The name supercritical fluid is fancy but don't be confused by thinking that it this would a very odd looking state of material. Supercritical CO2 is just a state of CO2 at a certain T and P, so it looks very much like gaseous CO2 i.e., it is a transparent clear "fluid" whose density and viscosity is higher than a gas but lesser than that of the liquid. If you are able to see an interface in those transparent cells (e.g. here https://www.youtube.com/watch?v=GEr3NxsPTOA), it means that the liquid phase and the gas phases exist in the system. We are able to see the interface (boundary) when the refractive index is different from the container walls, and the surroundings. In short do not expect a new form of matter in supercritical state. It is just like thinking what does a plasma look like? It very much appears a like an ordinary flame which is extremely hot.
Response to the comment "is supercritical fluid a special types of a liquid ? if no, why then some SCFs used as a solvent ? what if a small pot of liquid heated inside a large pressure chamber to its critical point? would it expanding fill the whole chamber like a gas or stay in its container like a liquid ?"
I am afraid you are mixing several concepts here. The key question is, how does one distinguish a liquid phase and a gas phase? Supercritical fluid is not a liquid because its density and viscosity are not close to liquids, nor it has a definite boiling or melting point (a liquid does, right?). Think of supercritical fluid as a state or condition of a gas where it is above its critical temperature and pressure. That is all. We cannot say supercritical carbon dioxide has a boiling point of x Celsius or a freezing point of y Celsius.
Coming to your second part on SFC extraction: First, let us talk about gases. Can the gases act as a solvent or carrier of molecules? The answer is yes, and this is the very basis of gas chromatography. How do you detect odors? The gas molecules are carrying the odor causing molecules from a far away place to your nose i.e., gases also have some capability of "dissolving" substances. In the same vein, if I use a temperature of Tc, and a pressure Pc for carbon dioxide (or any gas), we can use it for extraction. It just turns out that supercritical carbon dioxide has higher dissolving power than gaseous carbon dioxide and certainly less than liquid carbon dioxide.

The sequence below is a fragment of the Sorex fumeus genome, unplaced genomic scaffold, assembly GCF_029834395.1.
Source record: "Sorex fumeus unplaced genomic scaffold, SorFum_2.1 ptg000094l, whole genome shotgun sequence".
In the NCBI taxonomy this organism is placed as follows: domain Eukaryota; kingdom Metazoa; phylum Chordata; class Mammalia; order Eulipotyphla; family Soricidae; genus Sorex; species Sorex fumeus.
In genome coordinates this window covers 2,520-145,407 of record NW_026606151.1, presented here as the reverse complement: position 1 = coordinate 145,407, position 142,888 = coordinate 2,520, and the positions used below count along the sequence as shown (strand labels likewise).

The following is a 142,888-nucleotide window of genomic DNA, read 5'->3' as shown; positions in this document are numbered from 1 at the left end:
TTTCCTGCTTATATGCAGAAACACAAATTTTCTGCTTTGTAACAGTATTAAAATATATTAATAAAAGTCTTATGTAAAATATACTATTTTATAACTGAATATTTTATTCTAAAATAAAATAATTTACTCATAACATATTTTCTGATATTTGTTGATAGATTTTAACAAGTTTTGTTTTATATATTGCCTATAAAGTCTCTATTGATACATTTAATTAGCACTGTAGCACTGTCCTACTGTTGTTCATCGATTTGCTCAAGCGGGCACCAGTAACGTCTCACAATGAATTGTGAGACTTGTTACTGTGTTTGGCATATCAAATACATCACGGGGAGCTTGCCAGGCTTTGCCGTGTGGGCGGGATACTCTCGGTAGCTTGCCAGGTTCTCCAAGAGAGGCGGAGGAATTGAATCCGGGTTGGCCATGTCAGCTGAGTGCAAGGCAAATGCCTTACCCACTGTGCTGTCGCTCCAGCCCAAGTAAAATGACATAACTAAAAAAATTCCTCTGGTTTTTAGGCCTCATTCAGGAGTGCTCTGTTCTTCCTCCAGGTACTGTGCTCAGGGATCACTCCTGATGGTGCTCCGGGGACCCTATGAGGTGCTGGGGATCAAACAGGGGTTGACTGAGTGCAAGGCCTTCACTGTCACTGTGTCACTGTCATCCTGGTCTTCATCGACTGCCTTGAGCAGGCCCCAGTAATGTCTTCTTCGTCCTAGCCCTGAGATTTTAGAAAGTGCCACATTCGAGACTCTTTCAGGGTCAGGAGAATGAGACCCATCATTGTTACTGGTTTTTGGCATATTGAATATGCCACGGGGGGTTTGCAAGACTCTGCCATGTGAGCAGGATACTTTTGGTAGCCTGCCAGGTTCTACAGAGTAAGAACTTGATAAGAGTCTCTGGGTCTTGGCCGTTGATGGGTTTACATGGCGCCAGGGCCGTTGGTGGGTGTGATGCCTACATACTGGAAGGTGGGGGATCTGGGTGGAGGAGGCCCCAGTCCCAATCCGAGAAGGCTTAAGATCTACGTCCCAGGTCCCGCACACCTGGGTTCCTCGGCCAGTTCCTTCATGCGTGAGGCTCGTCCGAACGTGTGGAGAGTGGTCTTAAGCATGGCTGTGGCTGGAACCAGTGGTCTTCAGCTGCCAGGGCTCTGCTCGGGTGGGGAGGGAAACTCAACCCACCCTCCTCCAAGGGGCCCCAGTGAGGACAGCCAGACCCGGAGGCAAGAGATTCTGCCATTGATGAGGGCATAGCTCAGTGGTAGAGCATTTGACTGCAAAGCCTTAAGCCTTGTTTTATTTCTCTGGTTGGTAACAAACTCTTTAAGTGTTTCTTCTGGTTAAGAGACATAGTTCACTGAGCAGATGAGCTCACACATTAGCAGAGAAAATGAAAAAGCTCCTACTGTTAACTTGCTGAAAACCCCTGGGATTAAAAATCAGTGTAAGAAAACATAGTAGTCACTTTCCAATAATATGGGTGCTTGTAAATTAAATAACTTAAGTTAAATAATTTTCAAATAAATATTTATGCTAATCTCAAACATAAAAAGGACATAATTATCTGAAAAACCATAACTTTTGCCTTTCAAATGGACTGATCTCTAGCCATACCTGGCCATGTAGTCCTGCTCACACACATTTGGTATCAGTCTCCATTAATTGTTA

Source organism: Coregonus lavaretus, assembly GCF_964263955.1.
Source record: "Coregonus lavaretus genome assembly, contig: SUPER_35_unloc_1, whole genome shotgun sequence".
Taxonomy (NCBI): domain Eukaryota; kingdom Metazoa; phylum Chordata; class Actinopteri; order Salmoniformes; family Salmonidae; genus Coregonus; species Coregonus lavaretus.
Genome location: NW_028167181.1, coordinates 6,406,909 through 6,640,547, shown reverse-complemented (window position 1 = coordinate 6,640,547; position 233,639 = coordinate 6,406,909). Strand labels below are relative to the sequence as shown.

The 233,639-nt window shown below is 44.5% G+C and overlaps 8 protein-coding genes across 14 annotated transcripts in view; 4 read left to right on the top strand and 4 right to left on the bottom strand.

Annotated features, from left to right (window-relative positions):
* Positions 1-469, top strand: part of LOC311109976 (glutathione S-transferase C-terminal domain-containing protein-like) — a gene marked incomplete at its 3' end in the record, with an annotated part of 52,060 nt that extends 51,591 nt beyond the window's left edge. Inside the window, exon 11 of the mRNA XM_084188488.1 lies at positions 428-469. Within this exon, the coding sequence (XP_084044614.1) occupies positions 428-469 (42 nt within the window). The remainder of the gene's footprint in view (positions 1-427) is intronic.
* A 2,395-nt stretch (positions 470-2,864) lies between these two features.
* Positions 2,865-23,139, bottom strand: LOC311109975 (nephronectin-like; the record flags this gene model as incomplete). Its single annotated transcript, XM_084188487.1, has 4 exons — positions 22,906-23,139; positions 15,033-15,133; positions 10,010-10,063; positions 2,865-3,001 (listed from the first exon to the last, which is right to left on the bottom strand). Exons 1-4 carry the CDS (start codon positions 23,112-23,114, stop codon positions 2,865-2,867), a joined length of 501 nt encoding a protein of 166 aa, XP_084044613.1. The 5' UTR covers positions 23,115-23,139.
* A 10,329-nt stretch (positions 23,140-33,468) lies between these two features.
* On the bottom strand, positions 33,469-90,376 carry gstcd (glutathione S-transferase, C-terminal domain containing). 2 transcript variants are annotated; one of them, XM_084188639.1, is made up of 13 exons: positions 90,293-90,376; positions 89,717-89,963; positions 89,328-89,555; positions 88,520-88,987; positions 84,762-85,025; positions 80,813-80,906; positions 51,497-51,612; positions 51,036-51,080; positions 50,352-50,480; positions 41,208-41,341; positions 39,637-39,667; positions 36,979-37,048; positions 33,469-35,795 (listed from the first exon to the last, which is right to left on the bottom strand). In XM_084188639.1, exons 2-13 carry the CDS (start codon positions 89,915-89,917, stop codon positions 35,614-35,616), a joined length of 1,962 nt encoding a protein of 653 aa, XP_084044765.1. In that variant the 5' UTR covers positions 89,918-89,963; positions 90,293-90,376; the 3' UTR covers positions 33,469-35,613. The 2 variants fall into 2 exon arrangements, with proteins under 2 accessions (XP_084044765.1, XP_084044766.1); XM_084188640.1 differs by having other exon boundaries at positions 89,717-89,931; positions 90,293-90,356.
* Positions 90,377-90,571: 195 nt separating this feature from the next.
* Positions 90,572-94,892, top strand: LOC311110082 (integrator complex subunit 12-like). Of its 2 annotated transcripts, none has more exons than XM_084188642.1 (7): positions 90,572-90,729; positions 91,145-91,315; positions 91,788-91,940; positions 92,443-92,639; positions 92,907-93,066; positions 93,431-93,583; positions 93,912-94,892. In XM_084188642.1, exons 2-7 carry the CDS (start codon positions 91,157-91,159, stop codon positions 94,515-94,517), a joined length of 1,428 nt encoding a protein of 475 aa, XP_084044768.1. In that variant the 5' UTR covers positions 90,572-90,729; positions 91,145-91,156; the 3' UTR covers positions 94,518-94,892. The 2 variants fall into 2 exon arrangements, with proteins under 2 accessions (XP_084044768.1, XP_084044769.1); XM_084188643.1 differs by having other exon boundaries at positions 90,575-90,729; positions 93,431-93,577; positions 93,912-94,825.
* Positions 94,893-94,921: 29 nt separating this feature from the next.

Third point: Let us do an imaginary experiment: If you have a sealed container of fixed volume containing nothing but carbon dioxide at very low temperature. Also assume a pressure gauge is also attached. You have filled in enough carbon dioxide in the chamber that the gauge shows a value of 85 atm. Now you start heating the chamber until the temperature of the chamber reaches 35 Celsius. Imagine you can see the insides of that chamber with a camera: You will see nothing because there will be no liquid in that chamber. It will look empty to your eyes. Given the fact you know that an empty glass is not empty, it is filled with gases (nitrogen, oxygen etc). In the same way, our chamber is also filled with a carbon dioxide which our eyes cannot see. We will still call this carbon dioxide as supercritical carbon dioxide because we know from our experimental settings that we are above critical temperature and pressure of carbon dioxide. You can go higher temperature to 45 Celsius, still you are in supercritical state. Thus in a phase diagram, there is a supercritical region.
Don't let the word fluid confuse you. Since we cannot call a gas above its critical temperature and pressure a typical gas, nor we can call it a liquid, it is best to call it a fluid. Hope that clarifies your confusion.